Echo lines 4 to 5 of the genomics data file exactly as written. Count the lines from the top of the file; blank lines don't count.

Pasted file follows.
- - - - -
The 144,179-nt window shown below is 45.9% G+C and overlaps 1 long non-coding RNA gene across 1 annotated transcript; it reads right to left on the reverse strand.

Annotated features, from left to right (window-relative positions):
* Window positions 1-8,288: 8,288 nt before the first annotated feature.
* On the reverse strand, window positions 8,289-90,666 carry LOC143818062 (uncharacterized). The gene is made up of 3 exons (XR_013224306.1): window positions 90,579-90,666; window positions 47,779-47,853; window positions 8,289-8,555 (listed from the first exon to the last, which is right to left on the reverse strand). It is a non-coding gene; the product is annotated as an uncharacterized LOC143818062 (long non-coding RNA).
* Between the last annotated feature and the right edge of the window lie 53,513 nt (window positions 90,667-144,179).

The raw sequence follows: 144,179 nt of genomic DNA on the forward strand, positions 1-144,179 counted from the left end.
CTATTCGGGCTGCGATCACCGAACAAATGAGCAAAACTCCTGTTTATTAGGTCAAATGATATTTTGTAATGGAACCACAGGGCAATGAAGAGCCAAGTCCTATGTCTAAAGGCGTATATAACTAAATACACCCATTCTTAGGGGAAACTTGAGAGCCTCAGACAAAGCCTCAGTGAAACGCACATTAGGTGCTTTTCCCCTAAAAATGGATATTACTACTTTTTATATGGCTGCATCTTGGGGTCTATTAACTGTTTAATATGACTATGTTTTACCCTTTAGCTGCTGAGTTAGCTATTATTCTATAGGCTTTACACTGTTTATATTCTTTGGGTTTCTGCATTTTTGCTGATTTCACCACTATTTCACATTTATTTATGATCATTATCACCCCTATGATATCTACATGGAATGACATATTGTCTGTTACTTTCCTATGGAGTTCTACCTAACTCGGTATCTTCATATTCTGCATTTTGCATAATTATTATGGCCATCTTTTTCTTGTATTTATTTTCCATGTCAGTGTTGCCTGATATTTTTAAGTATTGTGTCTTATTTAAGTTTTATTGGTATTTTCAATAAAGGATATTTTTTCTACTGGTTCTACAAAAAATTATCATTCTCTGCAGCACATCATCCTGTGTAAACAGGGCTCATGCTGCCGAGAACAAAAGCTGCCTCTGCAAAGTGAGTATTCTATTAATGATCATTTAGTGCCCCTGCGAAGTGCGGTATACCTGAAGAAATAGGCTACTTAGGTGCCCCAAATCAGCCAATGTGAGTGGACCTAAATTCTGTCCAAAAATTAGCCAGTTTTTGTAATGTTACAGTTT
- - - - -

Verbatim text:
* On the reverse strand, window positions 8,289-90,666 carry LOC143818062 (uncharacterized). The gene is made up of 3 exons (XR_013224306.1): window positions 90,579-90,666; window positions 47,779-47,853; window positions 8,289-8,555 (listed from the first exon to the last, which is right to left on the reverse strand). It is a non-coding gene; the product is annotated as an uncharacterized LOC143818062 (long non-coding RNA).
* Between the last annotated feature and the right edge of the window lie 53,513 nt (window positions 90,667-144,179).